Circle Second (Lesson3) – We Solve Problems

Circle Second (Lesson3)

Circle name: Circle Second
Lesson name: Lesson3
Starts at : 14.05.2020 09:00

Problems:

1.

Examples and counterexamples. Constructive proofs , Pigeonhole principle (other) , Theory of algorithms (other) 14-17

The function F is given on the whole real axis, and for each x the equality holds: F $(x + 1)$ F $(x)$ + F $(x + 1)$ + 1 = 0.
Prove that the function F can not be continuous.

2.

Dissections (other) 11-13

Two play a game on a chessboard 8 × 8. The player who makes the first move puts a knight on the board. Then they take turns moving it $($ according to the usual rules $)$, whilst you can not put the knight on a cell which he already visited. The loser is one who has nowhere to go. Who wins with the right strategy – the first player or his partner?

3.

Pigeonhole principle (other) 13-15

Prove that in any group of friends there will be two people who have the same number of friends.

4.

Number tables and its properties , Pigeonhole principle (other) 13-14

Is it possible to fill an nxn table with the numbers $-1, 0, 1$, such that the sums of all the rows, columns, and diagonals are unique?

5.

Linear inequalites and systems of inequalities , Mathematical logic (other) 13-15

On the Island of Bad Luck there are only knights who always tell the truth, and liars who always lie. In the government of the island there are 101 ministers. In order to reduce the budget, it was decided to reduce the number of ministers by 1. But each of the ministers said that if he was to be removed from the government, then the majority of the remaining ministers would be liars. How many knights and how many liars are there in the government?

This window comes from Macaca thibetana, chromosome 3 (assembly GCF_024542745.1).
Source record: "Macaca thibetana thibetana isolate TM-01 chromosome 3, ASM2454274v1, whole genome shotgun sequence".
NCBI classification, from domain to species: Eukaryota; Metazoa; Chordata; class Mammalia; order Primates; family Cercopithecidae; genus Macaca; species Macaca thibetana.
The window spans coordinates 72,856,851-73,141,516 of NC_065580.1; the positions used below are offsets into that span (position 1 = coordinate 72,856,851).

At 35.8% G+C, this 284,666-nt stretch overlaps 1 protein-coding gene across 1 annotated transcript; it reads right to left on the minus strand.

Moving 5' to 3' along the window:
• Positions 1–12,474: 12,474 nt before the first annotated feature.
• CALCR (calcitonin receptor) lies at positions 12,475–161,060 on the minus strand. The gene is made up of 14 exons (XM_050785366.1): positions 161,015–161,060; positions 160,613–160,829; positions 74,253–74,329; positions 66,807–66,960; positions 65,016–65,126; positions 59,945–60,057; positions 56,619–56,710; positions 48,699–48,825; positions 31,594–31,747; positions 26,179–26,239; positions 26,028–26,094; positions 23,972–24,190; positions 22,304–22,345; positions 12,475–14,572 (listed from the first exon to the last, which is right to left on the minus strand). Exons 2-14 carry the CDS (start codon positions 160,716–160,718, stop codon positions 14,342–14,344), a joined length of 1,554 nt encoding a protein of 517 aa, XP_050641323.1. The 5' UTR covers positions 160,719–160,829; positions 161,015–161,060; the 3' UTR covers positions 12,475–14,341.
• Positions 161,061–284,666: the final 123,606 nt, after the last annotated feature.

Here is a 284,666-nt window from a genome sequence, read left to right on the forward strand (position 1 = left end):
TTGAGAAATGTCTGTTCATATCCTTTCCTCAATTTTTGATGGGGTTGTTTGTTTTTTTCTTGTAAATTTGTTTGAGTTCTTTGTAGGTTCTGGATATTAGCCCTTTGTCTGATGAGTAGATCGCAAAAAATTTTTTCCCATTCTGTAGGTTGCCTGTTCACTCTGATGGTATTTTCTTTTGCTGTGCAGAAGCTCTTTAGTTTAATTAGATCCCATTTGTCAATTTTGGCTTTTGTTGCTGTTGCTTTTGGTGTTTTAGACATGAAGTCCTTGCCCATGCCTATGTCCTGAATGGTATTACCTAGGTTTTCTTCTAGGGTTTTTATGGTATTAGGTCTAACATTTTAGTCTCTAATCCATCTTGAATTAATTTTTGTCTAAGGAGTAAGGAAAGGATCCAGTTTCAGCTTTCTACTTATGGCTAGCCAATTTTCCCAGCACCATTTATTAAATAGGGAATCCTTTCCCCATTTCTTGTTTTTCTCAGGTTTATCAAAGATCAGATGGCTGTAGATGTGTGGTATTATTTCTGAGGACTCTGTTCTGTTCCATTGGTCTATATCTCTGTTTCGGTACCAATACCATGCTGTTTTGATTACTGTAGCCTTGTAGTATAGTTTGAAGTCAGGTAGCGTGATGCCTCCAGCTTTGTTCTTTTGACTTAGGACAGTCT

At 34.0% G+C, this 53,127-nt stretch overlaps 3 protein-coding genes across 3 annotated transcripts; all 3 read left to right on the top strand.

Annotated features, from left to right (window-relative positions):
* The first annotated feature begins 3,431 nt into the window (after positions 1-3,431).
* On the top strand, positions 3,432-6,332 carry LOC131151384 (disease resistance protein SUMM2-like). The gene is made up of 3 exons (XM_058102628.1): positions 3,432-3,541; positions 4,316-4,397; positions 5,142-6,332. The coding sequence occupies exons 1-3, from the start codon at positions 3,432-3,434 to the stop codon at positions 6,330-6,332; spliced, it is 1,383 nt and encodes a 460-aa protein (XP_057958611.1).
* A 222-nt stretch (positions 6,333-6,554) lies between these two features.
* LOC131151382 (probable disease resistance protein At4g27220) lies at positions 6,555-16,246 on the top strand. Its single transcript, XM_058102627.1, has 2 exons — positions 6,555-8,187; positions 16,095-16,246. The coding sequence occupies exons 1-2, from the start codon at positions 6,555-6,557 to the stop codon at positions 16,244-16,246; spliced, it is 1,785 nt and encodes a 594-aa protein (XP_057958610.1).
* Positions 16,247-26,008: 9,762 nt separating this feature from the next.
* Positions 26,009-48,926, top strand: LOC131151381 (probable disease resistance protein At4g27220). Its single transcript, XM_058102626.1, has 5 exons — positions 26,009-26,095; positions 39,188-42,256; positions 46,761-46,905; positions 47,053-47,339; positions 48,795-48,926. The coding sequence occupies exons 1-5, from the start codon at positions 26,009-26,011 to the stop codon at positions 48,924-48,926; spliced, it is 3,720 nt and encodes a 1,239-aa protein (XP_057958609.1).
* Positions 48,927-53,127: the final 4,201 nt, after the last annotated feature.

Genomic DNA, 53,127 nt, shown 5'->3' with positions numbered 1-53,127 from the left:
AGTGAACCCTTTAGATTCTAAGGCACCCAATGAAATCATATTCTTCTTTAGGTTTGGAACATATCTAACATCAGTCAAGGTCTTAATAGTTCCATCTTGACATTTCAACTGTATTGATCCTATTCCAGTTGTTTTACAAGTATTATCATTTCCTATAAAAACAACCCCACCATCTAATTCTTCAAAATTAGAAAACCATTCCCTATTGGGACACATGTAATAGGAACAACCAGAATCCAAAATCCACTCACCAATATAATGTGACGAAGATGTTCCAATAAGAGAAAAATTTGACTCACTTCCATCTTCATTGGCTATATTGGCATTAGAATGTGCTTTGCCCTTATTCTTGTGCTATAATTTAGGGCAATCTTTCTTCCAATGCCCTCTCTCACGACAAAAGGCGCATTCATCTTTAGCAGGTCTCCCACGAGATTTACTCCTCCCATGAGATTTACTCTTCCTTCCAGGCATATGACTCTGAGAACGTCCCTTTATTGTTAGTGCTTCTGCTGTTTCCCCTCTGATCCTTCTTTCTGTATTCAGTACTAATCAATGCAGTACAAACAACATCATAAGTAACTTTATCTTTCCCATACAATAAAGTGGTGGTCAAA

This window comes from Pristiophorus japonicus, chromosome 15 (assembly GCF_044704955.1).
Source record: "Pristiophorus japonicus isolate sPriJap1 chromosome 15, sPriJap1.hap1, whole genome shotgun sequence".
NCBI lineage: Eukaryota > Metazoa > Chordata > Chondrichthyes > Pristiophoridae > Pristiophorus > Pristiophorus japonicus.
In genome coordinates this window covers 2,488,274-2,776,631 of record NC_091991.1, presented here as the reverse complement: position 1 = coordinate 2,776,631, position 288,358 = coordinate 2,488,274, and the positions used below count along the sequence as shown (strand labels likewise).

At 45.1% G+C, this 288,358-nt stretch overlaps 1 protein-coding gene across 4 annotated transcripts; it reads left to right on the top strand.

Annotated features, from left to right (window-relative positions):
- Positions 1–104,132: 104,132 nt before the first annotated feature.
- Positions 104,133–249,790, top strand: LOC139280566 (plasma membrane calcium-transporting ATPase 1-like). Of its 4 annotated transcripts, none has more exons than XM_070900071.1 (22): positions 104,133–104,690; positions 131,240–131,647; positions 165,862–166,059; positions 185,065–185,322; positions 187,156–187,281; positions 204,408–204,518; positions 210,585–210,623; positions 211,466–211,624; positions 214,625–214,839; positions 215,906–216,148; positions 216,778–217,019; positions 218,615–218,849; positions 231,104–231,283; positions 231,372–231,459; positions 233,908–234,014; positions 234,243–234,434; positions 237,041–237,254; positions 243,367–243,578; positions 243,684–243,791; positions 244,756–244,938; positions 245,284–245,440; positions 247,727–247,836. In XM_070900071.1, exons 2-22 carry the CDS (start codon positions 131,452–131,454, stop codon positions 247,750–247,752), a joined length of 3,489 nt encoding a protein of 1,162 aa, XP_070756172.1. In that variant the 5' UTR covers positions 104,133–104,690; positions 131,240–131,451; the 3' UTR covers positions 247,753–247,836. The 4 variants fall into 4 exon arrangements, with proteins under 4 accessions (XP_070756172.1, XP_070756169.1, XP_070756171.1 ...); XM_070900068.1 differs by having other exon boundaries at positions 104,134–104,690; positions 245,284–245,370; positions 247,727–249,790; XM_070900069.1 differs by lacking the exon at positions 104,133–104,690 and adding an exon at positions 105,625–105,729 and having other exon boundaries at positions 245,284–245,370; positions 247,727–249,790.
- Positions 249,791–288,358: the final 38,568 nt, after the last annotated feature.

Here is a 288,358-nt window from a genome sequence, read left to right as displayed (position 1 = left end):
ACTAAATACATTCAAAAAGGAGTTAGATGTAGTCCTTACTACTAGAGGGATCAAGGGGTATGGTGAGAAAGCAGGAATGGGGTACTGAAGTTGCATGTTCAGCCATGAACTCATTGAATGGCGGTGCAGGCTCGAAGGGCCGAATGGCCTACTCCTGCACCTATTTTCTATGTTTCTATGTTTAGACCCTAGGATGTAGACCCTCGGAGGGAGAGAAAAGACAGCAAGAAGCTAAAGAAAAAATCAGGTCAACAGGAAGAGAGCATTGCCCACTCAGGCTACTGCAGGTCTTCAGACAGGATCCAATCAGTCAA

6.

Polygons (other) 13-15

Arrows are placed on the sides of a polygon.
Prove that the number of vertices in which two arrows converge is equal to the number of vertices from which two arrows emerge.

7.

Pigeonhole principle (other) 15-17

Prove that there exist numbers, that can be presented in no fewer than 100 ways in the form of a summation of 20001 terms, each of which is the 2000th power of a whole number

8.

Functions of one variable. Continuity , Iterations 16-17

Let f $($x$)$ be a polynomial about which it is known that the equation f $($x$)$ = x has no roots. Prove that then the equation f $($f $($x$)$$)$ = x does not have any roots.

9.

Theory of algorithms (other) 13-14

A journalist came to a company which had N people. He knows that this company has a person Z, who knows all the other members of the company, but nobody knows him. A journalist can address each member of the company with the question: “Do you know such and such?” Find the smallest number of questions sufficient to surely find Z. $($Everyone answers the questions truthfully. One person can be asked more than one question.$)$

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